Christmas may seem like light years away and with the reality of being back to work hitting home, something was needed to give everyone a post-New Year's boost. While all of the talk over the last few weeks may have centred around who was playing at Download and Sonisphere this summer, there was the small matter of how fans were going to get their music fix before the cold, dark days of winter were finally over. The Great British Rock & Blues Festival, now a staple of the UK festival circuit, had come round at the perfect time.
Kicking off proceedings was former Argent man, John Verity, who delivered a smooth, tasteful Blues performance with some fiery fretwork, with "Looking Back" and a fine take on "Rocky Mountain Way" being the highlights.
Arguably the most hotly anticipated band of the day was a rare appearance by the heroes of Woodstock, Ten Years After. With original members Leo Lyons, Chic Churchill, and Ric Lee being present, they delivered their own brand no-nonsense Boogie, being the perfect bridge between Hard Rock and Blues. Original lead guitarist/vocalist Alvin Lee may be long gone, but his replacement Joe Gooch is no slouch. With a fine voice and explosive guitar style that belies his age, he certainly matched up to Lee's historic performances. "I'd Love To Change The World", "Big Black 45", and the riff heavy "Good Morning Little Schoolgirl" kept the momentum rising up to the searing climax of their signature tune "I'm Going Home", featuring a fantastic guitar workout, culminating into a mini Rock 'n' Roll medley of "Hound Dog" and Blue Suede Shoes".
Unfortunately the hotly tipped Chantel McGregor was a disappointment. The promise of Stevie Nicks-style vocals did not materialize, and maybe it was just an off night, but her voice just didn't seem quite in tune. There was some promising guitar work from her, but it wasn't quite enough for the night. Maybe on another occasion she would show what she could do, but this was not her night.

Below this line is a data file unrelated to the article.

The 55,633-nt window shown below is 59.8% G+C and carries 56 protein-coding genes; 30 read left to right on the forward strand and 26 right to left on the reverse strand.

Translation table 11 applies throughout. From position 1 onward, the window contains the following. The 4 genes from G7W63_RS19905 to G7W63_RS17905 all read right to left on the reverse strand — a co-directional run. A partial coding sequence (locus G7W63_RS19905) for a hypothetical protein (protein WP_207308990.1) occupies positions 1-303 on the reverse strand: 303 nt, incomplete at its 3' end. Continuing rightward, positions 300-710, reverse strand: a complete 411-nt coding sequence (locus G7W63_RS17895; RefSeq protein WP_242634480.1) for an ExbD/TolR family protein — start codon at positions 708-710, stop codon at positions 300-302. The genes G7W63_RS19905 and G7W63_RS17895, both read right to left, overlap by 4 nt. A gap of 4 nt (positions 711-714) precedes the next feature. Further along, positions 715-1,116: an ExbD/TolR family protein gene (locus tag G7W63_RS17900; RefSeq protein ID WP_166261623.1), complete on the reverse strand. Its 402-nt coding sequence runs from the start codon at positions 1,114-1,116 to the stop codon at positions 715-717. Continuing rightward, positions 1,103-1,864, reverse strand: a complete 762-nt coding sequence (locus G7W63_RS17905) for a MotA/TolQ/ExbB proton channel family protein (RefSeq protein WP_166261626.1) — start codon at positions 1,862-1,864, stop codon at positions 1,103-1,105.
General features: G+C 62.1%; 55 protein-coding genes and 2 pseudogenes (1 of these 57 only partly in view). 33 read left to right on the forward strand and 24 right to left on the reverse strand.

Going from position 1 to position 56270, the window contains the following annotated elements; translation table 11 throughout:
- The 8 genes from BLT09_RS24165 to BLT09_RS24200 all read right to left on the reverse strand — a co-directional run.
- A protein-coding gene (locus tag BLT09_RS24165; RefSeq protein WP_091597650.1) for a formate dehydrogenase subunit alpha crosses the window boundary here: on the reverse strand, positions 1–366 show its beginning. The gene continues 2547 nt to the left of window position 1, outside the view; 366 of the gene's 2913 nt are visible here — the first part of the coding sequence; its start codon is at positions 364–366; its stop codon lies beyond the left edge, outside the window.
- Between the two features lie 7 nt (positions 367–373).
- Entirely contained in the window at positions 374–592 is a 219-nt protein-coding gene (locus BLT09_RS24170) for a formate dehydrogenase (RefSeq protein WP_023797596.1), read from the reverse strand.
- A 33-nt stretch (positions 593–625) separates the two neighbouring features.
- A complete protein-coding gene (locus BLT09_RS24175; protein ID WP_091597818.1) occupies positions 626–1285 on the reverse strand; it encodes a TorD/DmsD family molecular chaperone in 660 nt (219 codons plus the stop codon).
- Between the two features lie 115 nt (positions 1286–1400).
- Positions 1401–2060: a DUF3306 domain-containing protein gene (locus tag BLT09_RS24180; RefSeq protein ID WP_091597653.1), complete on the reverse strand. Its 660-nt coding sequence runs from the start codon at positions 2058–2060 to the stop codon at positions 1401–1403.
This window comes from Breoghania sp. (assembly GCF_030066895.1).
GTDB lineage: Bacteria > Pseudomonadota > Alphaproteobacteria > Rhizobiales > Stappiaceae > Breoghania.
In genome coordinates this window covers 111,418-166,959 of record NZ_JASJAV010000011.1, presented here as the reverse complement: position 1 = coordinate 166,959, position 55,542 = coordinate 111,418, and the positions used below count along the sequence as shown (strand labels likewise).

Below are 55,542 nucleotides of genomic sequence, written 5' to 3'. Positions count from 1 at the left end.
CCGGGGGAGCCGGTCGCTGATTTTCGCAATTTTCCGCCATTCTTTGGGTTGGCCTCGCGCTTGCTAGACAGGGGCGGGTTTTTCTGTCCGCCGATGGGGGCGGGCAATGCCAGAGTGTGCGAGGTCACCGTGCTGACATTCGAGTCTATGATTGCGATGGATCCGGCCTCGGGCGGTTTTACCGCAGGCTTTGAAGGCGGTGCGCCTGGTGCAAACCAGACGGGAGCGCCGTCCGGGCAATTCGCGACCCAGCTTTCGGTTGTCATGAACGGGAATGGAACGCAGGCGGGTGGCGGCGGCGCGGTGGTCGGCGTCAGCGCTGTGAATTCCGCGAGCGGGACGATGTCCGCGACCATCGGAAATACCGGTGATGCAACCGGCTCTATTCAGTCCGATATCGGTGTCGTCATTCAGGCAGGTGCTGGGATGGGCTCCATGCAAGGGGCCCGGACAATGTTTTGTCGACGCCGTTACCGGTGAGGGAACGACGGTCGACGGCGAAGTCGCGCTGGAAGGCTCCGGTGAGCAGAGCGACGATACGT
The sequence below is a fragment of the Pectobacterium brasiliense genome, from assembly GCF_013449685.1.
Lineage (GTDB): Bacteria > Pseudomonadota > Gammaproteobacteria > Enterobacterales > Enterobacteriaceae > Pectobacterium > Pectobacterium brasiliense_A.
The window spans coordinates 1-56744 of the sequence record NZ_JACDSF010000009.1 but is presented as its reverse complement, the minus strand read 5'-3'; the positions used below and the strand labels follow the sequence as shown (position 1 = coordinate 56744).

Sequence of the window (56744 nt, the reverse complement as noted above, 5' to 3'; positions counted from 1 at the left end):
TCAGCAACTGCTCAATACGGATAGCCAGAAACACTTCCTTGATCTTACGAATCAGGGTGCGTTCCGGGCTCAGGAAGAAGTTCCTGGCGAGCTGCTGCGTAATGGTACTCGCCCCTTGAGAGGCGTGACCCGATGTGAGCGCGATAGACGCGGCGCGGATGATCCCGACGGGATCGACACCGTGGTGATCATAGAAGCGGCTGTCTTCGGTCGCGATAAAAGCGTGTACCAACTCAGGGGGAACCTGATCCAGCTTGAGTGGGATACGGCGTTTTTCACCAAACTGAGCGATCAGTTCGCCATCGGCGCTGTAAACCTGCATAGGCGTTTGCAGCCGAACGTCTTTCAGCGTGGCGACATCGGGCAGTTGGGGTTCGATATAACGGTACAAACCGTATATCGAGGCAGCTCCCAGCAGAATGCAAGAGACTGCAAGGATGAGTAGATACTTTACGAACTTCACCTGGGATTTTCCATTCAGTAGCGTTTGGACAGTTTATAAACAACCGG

Whereas Chantel McGregor's performance fell flat, Virgil And The Accelerators sizzled. Having just come off the recent Uriah Heep tour and gaining more fans by the night, it's easy to see why they are rated so highly. If Ten Years After represent the old guard then Virgil And The Accelerators are the hot new kids on the block. Looking barely old enough to be out of short trousers does not stop them from hammering out a ferocious set of Blues-based rockers with searing, screaming fretwork. Lead guitarist and vocalist Virgil McMahon possesses that rare ability to capture melody and a fast technique that artists such as Y&T's Dave Meniketti excel at routinely. There's absolutely no doubting that McMahon is a rising star for the future, and with songs such as "Bad Girl" and "88" to back him up, you'll be hearing a lot more from this band in the near future.
The festivities on Day 2 were opened with an early afternoon slot for Juall, who kept the punters milling around the stalls in the main stage area entertained for a half hour set of Thunder-style Melodic Hard Rock, mixing songs from their forthcoming debut E.P with a couple of crowd-pleasing cover songs, including a riotous take on "School's Out". This was the perfect warm up for their forthcoming tour with Nazareth.